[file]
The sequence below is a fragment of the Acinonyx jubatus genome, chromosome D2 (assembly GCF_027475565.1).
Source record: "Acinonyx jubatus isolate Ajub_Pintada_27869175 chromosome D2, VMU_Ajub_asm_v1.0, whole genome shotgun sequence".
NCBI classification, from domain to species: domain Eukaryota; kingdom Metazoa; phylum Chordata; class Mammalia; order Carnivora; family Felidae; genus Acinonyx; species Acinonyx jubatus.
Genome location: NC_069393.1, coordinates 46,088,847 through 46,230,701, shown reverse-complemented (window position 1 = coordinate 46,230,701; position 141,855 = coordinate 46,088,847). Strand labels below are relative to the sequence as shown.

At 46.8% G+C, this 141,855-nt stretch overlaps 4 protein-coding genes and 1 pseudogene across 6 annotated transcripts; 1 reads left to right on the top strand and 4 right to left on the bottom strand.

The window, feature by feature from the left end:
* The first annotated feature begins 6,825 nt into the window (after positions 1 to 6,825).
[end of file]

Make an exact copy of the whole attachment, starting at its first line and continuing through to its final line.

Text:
The sequence below is a fragment of the Acinonyx jubatus genome, chromosome D2 (assembly GCF_027475565.1).
Source record: "Acinonyx jubatus isolate Ajub_Pintada_27869175 chromosome D2, VMU_Ajub_asm_v1.0, whole genome shotgun sequence".
NCBI classification, from domain to species: domain Eukaryota; kingdom Metazoa; phylum Chordata; class Mammalia; order Carnivora; family Felidae; genus Acinonyx; species Acinonyx jubatus.
Genome location: NC_069393.1, coordinates 46,088,847 through 46,230,701, shown reverse-complemented (window position 1 = coordinate 46,230,701; position 141,855 = coordinate 46,088,847). Strand labels below are relative to the sequence as shown.

At 46.8% G+C, this 141,855-nt stretch overlaps 4 protein-coding genes and 1 pseudogene across 6 annotated transcripts; 1 reads left to right on the top strand and 4 right to left on the bottom strand.

The window, feature by feature from the left end:
* The first annotated feature begins 6,825 nt into the window (after positions 1 to 6,825).